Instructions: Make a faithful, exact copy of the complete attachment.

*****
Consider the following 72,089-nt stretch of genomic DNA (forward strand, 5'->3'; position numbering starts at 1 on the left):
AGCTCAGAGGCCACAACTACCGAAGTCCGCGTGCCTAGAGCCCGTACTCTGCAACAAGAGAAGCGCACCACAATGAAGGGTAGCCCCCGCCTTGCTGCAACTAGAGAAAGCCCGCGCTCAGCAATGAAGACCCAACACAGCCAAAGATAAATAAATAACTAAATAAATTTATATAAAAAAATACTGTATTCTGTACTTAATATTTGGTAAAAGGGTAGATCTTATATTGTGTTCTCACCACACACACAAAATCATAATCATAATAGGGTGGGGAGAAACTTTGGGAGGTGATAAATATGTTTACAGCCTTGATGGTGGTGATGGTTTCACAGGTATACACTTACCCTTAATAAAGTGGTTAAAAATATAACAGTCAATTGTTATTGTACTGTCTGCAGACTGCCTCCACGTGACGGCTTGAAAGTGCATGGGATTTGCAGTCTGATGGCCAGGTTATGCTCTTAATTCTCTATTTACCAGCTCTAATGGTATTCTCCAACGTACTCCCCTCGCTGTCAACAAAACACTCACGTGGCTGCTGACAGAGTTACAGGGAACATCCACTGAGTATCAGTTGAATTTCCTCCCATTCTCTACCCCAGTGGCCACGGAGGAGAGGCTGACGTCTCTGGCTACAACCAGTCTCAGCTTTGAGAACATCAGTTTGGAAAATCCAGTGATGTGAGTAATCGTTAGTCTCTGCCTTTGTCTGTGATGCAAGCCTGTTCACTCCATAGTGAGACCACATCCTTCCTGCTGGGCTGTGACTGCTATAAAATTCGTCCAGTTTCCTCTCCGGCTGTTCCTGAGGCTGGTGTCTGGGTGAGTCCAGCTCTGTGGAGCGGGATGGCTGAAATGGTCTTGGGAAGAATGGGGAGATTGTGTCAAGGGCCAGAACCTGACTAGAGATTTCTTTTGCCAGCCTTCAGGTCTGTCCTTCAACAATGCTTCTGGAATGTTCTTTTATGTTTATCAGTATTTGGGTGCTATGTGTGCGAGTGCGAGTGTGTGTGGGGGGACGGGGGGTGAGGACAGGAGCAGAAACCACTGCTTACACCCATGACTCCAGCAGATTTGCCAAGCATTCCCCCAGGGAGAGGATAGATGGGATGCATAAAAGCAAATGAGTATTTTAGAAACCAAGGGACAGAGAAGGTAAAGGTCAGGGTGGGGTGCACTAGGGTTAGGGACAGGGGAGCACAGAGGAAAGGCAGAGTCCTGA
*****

Consider the following 72,089-nt stretch of genomic DNA (forward strand, 5'->3'; position numbering starts at 1 on the left):
AGCTCAGAGGCCACAACTACCGAAGTCCGCGTGCCTAGAGCCCGTACTCTGCAACAAGAGAAGCGCACCACAATGAAGGGTAGCCCCCGCCTTGCTGCAACTAGAGAAAGCCCGCGCTCAGCAATGAAGACCCAACACAGCCAAAGATAAATAAATAACTAAATAAATTTATATAAAAAAATACTGTATTCTGTACTTAATATTTGGTAAAAGGGTAGATCTTATATTGTGTTCTCACCACACACACAAAATCATAATCATAATAGGGTGGGGAGAAACTTTGGGAGGTGATAAATATGTTTACAGCCTTGATGGTGGTGATGGTTTCACAGGTATACACTTACCCTTAATAAAGTGGTTAAAAATATAACAGTCAATTGTTATTGTACTGTCTGCAGACTGCCTCCACGTGACGGCTTGAAAGTGCATGGGATTTGCAGTCTGATGGCCAGGTTATGCTCTTAATTCTCTATTTACCAGCTCTAATGGTATTCTCCAACGTACTCCCCTCGCTGTCAACAAAACACTCACGTGGCTGCTGACAGAGTTACAGGGAACATCCACTGAGTATCAGTTGAATTTCCTCCCATTCTCTACCCCAGTGGCCACGGAGGAGAGGCTGACGTCTCTGGCTACAACCAGTCTCAGCTTTGAGAACATCAGTTTGGAAAATCCAGTGATGTGAGTAATCGTTAGTCTCTGCCTTTGTCTGTGATGCAAGCCTGTTCACTCCATAGTGAGACCACATCCTTCCTGCTGGGCTGTGACTGCTATAAAATTCGTCCAGTTTCCTCTCCGGCTGTTCCTGAGGCTGGTGTCTGGGTGAGTCCAGCTCTGTGGAGCGGGATGGCTGAAATGGTCTTGGGAAGAATGGGGAGATTGTGTCAAGGGCCAGAACCTGACTAGAGATTTCTTTTGCCAGCCTTCAGGTCTGTCCTTCAACAATGCTTCTGGAATGTTCTTTTATGTTTATCAGTATTTGGGTGCTATGTGTGCGAGTGCGAGTGTGTGTGGGGGGACGGGGGGTGAGGACAGGAGCAGAAACCACTGCTTACACCCATGACTCCAGCAGATTTGCCAAGCATTCCCCCAGGGAGAGGATAGATGGGATGCATAAAAGCAAATGAGTATTTTAGAAACCAAGGGACAGAGAAGGTAAAGGTCAGGGTGGGGTGCACTAGGGTTAGGGACAGGGGAGCACAGAGGAAAGGCAGAGTCCTGA